• The use of malicious email to spread viruses has grown along with the growth of the internet. An email attack may be carried out by including malicious code in the body of the email message itself or in any attachments to the email. For example, email viruses exist in which malicious code is included in the email message or in the attachments to the email. When the email or attachment is opened, the malicious code is downloaded to the user's computer system. The malicious code may then email copies of itself to other systems utilizing addresses located in email address books found on the user's computer system. These are examples of the types of attack which can be addressed by the present disclosure.
  • Accordingly, it would be beneficial to provide a method and system for preventing security breaches and ensuring that exploitation of system vulnerabilities will not come to light.
  • SUMMARY
  • A method, system and computer recording medium for maintaining computer security comprise receiving an incoming email destined for an email server, determining whether the received incoming email is infected with malicious code and blocking the incoming email determined to be infected with malicious code from reaching the email server.
  • A method, system and computer recording medium for maintaining computer security comprise receiving an email from an email server destined for an end user, determining whether the received email is infected with malicious code and blocking the received email determined to be infected with malicious code from reaching the end user.
  • BRIEF DESCRIPTION OF THE DRAWINGS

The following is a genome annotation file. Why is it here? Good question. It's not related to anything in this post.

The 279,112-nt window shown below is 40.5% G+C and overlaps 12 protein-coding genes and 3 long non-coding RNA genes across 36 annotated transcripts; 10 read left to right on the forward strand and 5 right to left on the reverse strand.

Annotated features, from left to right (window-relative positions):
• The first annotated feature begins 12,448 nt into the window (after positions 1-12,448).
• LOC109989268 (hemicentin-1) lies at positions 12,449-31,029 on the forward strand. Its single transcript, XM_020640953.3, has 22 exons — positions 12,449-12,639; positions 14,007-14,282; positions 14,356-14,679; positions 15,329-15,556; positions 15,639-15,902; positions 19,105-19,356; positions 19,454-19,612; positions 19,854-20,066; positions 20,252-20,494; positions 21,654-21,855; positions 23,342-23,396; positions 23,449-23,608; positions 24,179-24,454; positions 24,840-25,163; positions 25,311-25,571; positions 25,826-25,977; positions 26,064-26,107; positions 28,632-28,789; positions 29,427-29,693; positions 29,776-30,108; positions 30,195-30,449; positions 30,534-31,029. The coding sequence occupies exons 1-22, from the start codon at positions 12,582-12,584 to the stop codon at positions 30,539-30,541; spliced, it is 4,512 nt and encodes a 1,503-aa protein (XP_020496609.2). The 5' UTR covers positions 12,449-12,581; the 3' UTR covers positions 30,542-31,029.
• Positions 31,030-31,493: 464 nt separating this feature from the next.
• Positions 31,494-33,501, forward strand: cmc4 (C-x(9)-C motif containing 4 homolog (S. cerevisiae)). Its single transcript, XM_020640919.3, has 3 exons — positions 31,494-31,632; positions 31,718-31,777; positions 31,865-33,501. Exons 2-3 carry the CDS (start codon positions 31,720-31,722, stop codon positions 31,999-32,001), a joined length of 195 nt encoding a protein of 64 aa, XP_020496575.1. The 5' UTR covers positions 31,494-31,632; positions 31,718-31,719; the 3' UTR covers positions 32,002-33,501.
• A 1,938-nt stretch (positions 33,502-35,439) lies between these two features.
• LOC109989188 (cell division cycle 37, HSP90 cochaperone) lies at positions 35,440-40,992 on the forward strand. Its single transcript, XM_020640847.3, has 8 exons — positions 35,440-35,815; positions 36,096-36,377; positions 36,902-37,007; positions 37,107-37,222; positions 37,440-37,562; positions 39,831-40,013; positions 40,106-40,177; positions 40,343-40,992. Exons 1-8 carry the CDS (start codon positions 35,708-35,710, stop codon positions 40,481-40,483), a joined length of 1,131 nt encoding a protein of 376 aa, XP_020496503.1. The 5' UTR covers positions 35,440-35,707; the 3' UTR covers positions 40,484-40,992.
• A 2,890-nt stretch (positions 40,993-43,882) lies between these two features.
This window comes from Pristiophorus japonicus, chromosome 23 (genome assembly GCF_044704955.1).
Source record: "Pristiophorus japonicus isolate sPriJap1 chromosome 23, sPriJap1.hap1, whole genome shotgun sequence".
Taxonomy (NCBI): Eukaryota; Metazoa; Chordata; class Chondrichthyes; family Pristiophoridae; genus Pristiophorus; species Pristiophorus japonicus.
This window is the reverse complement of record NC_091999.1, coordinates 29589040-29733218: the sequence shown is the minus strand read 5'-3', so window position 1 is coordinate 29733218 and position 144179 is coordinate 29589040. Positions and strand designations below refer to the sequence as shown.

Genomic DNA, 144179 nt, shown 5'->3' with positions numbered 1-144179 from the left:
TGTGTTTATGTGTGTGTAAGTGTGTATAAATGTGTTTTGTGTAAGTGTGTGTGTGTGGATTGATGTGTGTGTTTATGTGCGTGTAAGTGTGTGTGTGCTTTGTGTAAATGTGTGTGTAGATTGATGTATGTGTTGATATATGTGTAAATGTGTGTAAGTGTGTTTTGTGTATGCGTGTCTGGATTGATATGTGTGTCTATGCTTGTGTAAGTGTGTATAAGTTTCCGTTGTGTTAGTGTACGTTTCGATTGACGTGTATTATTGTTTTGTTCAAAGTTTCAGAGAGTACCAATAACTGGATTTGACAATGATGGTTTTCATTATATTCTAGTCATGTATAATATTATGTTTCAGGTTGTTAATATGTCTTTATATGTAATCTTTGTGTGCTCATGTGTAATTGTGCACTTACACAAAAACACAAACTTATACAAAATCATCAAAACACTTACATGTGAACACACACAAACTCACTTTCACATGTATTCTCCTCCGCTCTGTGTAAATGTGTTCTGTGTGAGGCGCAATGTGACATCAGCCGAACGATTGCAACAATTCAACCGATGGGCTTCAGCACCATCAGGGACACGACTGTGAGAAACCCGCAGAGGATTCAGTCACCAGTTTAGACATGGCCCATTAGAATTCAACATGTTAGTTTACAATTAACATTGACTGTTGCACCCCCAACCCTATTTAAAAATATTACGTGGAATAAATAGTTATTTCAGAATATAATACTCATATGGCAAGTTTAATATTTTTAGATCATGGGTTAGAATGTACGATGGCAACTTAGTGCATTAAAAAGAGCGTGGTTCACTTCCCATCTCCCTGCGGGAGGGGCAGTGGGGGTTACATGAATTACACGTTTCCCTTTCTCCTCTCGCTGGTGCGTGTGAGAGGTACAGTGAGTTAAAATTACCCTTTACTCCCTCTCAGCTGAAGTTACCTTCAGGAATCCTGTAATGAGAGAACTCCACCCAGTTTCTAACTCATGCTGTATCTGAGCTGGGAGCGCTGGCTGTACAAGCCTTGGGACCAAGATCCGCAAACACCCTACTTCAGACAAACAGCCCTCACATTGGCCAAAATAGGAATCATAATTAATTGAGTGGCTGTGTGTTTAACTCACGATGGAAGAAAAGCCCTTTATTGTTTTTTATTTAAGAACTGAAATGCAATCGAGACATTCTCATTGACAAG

• A more complete appreciation of the present disclosure and many of the attendant advantages thereof will be readily obtained as the same becomes better understood by reference to the following detailed description when considered in connection with the accompanying drawings, wherein:
  • FIG. 1 illustrates an example of a computer system capable of implementing the systems and methods of the present disclosure;
  • FIG. 2 is a block diagram illustrating a background email server system;
  • FIG. 3 is a block diagram of an email server system according to an embodiment of the present disclosure;
  • FIG. 4 is a block diagram illustrating the basic architecture of a proxy according to an embodiment of the present disclosure;
  • FIG. 5 is a flow chart for describing operation of the proxy machine according to an embodiment of the present disclosure;
  • FIG. 6 is a block diagram illustrating the relationship between a proxy machine and a signature file according to an embodiment of the present disclosure;
  • FIG. 7 is a block diagram illustrating the relationship between a proxy and a remote database according to an embodiment of the present disclosure; and
  • FIG. 8 is a block diagram illustrating the relationship between a proxy machine and a service center according to an embodiment of the present disclosure.
  • DETAILED DESCRIPTION
  • In describing preferred embodiments of the present disclosure illustrated in the drawings, specific terminology is employed for sake of clarity. However, the present disclosure is not intended to be limited to the specific terminology so selected, and it is to be understood that each specific element includes all technical equivalents which operate in a similar manner.
  • FIG. 1 shows an example of a computer system which may implement the method and system of the present disclosure. The system and method of the present disclosure may be implemented in the form of a software application running on a computer system, for example, a mainframe, personal computer (PC), handheld computer, server, etc. The software application may be stored on a recording media locally accessible by the computer system, for example, floppy disk, compact disk, hard disk, etc., or may be remote from the computer system and accessible via a hard wired or wireless connection to a network, for example, a local area network, or the Internet.